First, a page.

Cory Rathbun graduated from college in 1977. Within weeks of taking off his graduation cap, he began work as a counselor at what was then St. Francis Boys’ Home in his hometown of Ellsworth, Kansas.

When the 22-year-old started work as a relief counselor, he was barely older than some of the boys living in the home. It didn’t occur to him that he would retire from Saint Francis Ministries 43 years later.

Cory was inundated in those early days with learning about the boys and their oftentimes heartbreaking life stories, and in learning about the founder Rev. Robert Mize Jr.’s philosophies around caring for youth.

“I probably learned more from them than they learned from me,” Cory said. “We had 26 boys, and we had about seven counselors who actually worked with the kids, in addition to the support staff and a director. Each counselor would carry a caseload of about four to six kids.”

Along with writing treatment plans and doing counseling, Cory and the other counselors would do chores with the youth and participate in activities. Cory, who grew up on a farm, was almost immediately put in charge of the Boys’ Home equine program.

“I was very active,” Cory said. “I like to do a lot of outside things and sports, so the kids gravitated toward me to some degree. I’d come in and they’d want to go fishing. Some of the kids didn’t want to sit in a room and do counseling. They wanted to do things so you could go out and maybe go fishing or camping, and they would really, really share with you. We always tried to find something that every one of the kids would excel at to build self- esteem. Many of them hadn’t had a lot of successes throughout their lives.”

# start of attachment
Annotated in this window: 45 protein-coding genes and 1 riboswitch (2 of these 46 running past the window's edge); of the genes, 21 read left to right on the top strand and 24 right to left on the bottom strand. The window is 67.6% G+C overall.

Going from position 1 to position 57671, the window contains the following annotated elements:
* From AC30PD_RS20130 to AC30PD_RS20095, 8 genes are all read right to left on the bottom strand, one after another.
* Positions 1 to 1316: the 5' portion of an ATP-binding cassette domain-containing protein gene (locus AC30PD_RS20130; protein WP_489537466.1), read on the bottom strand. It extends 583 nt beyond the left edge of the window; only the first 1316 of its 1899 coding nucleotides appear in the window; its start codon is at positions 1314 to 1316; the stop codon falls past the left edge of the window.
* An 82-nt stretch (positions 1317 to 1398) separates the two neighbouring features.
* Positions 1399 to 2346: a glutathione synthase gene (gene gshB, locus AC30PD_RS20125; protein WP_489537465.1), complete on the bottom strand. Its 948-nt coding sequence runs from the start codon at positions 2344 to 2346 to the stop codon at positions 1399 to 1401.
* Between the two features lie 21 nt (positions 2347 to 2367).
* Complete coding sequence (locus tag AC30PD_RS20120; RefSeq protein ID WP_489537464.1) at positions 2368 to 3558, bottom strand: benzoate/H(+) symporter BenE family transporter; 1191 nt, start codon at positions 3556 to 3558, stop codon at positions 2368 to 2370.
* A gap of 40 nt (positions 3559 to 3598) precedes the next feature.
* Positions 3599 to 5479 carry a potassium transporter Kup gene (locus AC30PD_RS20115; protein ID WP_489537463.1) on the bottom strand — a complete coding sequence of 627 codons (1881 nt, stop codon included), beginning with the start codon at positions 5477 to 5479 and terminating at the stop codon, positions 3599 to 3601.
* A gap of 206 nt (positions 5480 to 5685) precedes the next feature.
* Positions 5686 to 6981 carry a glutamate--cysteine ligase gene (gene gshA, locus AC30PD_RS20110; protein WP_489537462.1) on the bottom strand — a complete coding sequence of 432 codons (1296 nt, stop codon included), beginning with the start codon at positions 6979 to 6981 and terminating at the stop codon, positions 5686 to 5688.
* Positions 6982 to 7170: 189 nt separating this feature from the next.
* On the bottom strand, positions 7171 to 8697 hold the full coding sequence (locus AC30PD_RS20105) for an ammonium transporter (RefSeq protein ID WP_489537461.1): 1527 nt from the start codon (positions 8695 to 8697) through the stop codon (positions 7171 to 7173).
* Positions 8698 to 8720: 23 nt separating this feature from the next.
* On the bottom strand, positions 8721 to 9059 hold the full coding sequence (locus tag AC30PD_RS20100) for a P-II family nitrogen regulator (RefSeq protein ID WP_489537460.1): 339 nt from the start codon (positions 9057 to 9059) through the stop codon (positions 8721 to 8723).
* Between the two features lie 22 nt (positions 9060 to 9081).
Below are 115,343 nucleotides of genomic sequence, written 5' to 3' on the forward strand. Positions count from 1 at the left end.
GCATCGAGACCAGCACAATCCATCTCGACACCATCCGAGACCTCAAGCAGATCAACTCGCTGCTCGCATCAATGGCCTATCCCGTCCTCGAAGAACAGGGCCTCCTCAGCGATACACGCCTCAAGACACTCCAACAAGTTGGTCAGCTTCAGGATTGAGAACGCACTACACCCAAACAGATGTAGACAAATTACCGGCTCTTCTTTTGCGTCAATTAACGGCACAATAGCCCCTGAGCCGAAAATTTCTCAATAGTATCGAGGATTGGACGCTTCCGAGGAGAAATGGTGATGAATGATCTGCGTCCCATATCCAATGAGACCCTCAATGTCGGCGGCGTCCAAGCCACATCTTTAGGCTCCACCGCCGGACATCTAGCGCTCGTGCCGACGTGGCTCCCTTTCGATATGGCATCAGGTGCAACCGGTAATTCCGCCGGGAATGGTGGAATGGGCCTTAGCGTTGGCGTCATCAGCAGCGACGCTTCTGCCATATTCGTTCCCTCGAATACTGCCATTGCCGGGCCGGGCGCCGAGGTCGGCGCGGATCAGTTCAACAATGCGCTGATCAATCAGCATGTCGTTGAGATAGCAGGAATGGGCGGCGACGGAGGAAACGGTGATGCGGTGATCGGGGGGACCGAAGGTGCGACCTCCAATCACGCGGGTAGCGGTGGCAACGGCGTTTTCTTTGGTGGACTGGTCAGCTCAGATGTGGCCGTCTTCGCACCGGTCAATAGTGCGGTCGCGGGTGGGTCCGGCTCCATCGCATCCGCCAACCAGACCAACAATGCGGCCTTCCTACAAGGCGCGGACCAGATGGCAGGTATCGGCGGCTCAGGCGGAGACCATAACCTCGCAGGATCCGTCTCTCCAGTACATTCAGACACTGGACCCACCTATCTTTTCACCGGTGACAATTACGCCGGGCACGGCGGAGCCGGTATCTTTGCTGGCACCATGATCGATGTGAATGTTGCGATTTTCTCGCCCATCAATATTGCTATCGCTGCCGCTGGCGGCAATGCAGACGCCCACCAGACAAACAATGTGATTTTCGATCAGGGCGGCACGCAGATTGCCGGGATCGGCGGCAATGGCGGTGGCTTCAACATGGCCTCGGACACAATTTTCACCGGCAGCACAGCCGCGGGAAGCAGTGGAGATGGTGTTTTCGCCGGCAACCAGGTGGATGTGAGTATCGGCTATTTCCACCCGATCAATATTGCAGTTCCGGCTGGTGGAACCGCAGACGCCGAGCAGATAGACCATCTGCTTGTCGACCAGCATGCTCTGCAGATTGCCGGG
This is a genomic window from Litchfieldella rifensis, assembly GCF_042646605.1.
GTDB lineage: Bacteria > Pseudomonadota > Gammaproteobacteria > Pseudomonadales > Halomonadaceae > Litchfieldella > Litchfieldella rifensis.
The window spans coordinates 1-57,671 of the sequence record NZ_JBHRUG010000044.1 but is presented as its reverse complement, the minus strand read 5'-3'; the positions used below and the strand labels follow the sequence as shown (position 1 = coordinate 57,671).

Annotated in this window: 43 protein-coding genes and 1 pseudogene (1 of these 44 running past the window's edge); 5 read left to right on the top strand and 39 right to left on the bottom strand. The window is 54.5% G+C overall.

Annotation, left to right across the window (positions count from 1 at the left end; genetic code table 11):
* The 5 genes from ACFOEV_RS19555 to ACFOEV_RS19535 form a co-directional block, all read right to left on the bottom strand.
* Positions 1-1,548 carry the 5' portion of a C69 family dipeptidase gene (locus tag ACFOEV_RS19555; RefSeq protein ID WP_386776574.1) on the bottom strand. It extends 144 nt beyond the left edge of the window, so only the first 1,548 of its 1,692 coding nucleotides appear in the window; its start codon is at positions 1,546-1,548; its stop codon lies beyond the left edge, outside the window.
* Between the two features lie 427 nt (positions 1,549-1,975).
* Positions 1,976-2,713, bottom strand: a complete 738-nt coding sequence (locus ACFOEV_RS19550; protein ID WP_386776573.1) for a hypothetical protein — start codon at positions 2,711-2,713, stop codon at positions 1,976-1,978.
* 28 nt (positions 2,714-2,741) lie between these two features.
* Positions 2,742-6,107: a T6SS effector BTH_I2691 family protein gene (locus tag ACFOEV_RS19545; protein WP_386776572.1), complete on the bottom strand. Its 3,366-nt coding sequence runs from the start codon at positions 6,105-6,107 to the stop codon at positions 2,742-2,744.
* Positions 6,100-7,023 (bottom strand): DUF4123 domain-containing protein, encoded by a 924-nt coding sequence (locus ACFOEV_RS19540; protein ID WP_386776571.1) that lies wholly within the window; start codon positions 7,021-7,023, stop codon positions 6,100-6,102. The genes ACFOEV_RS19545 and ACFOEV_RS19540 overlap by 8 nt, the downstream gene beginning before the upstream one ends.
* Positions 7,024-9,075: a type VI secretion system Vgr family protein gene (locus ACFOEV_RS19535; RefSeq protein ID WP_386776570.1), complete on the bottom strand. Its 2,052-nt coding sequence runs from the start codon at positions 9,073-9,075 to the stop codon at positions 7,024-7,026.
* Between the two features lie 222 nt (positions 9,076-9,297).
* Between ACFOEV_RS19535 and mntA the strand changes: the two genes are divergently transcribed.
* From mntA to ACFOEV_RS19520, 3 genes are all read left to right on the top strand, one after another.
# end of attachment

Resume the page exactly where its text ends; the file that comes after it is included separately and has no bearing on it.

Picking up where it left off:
One of Fr. Mize’s philosophies was that it was important for the boys to become part of the community.

“If we were going to make changes, they needed to go to a local school, they needed to date local girls when they got an opportunity, they needed to go to church in the community,” Cory recalled. “They shouldn’t be separated away, isolated, because it is impossible to grow like that.”

Professional and personal growth
Many of the founding principles of Saint Francis Ministries – including Therapy in Christ and beginning and ending each day with a prayer – spoke to Cory’s own belief system. It was part of the reason he stayed for four decades.

Saint Francis also offered him the opportunity to continue to grow in his career and as a person. The organization encouraged and supported him in getting a master’s degree in health administration. He worked at the Boys Home for about eight years before taking a position as assistant director at the Boys’ Home residential facility in Bavaria, Kansas, near Salina, that Fr. Mize opened in the late 1940s.

Over the years, Cory held many positions, ending his career as a Vice President. He helped start various programs outside of Kansas and was proud to see Saint Francis grow. In 40-plus years, Cory led the Salina West residential facility as it became the first “Level VI” program in the state — as all the state hospitals were closing. He added another residential facility in Salina and started the first partial-day hospital program and output substance use program for adolescents in Salina.